Price parity between the cost of an internal combustion engine (ICE) vehicle and an electric vehicle (EV) is “getting really close”, says BloombergNEF senior associate, Andrew Grant.
However, this can vary depending on the geography and the vehicle segment, Grant told the Smarter Mobility Africa conference last week.
Grant added that in some categories, the best-in-class EV might already be cheaper on an upfront basis for consumers than it would be for them to buy an ICE vehicle. He said a medium-sized battery-electric vehicle in the US could possibly be cheaper on an upfront basis for consumers than an ICE vehicle by 2024 or 2025.
Grant believes ICE vehicle sales might have already peaked on a global basis.
This conclusion was based on several factors, including policy trends such as policy incentives or upfront subsidies for EVs, the flood of investments into EV-charging infrastructure and the significant decreases in the price of batteries for EVs, which have reduced EV prices.
He says over 12.5 million EVs – plug-in hybrids and battery-electric vehicles – had been sold as of the end of 2020, but EV sales had continued growing in 2021.
Grant says 1.4 million EVs were sold “just in the second quarter alone, which equates to about 8% of global total passenger vehicle sales" in this period.
However, Grant says the rate of adoption of EV is “very different” across different markets, with China, Europe and the US the three biggest markets for EVs.
“If you look at North America, EVs sales are just starting to get going and are at around 3% of vehicle sales each quarter.
“Contrast that to China where EVs sales in the last quarter are up to around 13% of sales. The hot market for EVs over the last 18 months is Europe, where sales are now closing in on that 20% mark at about 17% to 18% for EV sales as a proportion of total passenger vehicle sales each quarter,” he says.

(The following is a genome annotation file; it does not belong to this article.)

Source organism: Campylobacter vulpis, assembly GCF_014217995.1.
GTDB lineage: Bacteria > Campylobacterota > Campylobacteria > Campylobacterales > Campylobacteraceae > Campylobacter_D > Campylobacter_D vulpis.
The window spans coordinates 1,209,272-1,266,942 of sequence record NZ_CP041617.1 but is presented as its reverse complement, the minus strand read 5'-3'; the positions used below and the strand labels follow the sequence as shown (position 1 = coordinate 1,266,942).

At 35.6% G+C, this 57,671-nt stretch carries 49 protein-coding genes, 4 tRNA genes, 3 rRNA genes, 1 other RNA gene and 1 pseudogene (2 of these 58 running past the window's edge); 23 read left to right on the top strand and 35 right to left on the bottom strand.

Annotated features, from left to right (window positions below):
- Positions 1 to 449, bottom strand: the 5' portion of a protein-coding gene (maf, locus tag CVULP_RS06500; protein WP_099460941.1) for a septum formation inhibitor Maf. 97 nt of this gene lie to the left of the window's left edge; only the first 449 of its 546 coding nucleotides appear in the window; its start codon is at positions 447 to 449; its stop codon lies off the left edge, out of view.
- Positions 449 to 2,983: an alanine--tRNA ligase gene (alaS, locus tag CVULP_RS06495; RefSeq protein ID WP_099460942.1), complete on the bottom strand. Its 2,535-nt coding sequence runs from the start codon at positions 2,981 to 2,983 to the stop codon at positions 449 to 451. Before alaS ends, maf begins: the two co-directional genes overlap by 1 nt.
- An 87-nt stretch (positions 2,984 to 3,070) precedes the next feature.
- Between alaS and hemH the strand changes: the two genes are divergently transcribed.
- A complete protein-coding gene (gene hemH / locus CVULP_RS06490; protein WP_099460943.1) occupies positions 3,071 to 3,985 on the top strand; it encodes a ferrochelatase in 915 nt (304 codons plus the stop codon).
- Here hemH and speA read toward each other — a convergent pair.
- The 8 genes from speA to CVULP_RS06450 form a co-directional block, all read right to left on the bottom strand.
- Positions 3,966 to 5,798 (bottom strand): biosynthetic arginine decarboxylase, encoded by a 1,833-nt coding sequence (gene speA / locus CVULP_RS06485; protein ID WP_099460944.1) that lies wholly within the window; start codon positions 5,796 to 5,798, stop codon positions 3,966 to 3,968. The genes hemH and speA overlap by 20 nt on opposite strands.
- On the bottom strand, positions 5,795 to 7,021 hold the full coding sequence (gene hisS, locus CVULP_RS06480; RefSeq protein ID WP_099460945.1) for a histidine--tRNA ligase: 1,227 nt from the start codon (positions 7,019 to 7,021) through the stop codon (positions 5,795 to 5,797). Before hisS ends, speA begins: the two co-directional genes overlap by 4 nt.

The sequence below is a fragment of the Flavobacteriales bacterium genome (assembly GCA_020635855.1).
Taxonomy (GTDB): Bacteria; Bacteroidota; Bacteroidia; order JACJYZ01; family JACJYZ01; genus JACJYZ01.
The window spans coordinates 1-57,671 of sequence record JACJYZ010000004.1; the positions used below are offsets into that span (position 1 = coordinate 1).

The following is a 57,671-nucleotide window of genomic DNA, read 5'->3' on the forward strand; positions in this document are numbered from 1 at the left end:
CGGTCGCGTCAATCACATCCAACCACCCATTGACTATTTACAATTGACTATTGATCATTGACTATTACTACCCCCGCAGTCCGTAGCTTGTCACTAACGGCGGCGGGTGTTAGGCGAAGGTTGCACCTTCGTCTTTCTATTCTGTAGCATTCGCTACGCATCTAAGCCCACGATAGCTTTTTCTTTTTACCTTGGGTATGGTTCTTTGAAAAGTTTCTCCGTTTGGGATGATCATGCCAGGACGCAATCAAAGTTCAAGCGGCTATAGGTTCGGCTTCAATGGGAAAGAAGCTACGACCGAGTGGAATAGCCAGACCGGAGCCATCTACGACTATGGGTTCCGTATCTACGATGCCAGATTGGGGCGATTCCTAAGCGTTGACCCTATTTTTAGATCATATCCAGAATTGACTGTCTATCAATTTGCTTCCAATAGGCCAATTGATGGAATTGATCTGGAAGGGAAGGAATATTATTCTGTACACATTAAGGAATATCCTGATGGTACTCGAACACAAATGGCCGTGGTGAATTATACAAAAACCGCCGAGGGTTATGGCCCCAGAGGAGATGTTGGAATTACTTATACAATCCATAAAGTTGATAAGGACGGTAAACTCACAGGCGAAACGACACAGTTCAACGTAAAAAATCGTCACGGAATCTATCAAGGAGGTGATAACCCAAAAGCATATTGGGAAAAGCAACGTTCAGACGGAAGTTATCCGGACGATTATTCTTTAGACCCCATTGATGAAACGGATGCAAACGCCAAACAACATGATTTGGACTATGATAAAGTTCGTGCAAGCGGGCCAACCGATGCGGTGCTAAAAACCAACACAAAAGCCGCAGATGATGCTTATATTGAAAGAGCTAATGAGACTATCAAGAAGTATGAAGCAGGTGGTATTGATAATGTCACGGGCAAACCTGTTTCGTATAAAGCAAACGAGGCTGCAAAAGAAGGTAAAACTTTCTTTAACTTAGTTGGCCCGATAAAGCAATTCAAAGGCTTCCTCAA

Grant reckons EVs will account for about 70% of the global passenger vehicle sales mix by 2040.
He emphasised the role and importance of policy trends, whether they used “a carrot” to try and entice motorists to purchase an EV with tax incentives or upfront subsidies or policy incentives that encourage automakers to develop and sell lower emission or zero emission vehicles in driving EV sales.
Grant says the availability of appropriate EV models has been a big factor in the challenges facing EV adoption in the African market, particularly in South Africa.
He says EV sales in Africa have been high-end luxury vehicles that were not designed for mass market adoption.
Grant believes an improvement in EV model availability, particularly from Chinese automakers over the next few years and the next decade, will likely increase EV adoption rates in Africa.
“What we are seeing now is that as the vehicle prices are coming down, many automakers are realising that they can produce those entry level or mid-market vehicles and make them at an economic level and sell them in markets like South Africa and throughout Africa.
“It will be interesting to see from the African market what lessons are learnt from markets like Norway and more recent examples of strong policy interventions like Germany and how those can be adopted in Africa.
“There are a lot of policy incentives that policymakers have at their disposal in order to bring costs down,” he says.
Policy measures could also involve a range of more punitive incentives for importers of vehicles or restrictions on what automakers produce in the country to qualify for manufacturing grants, he says.
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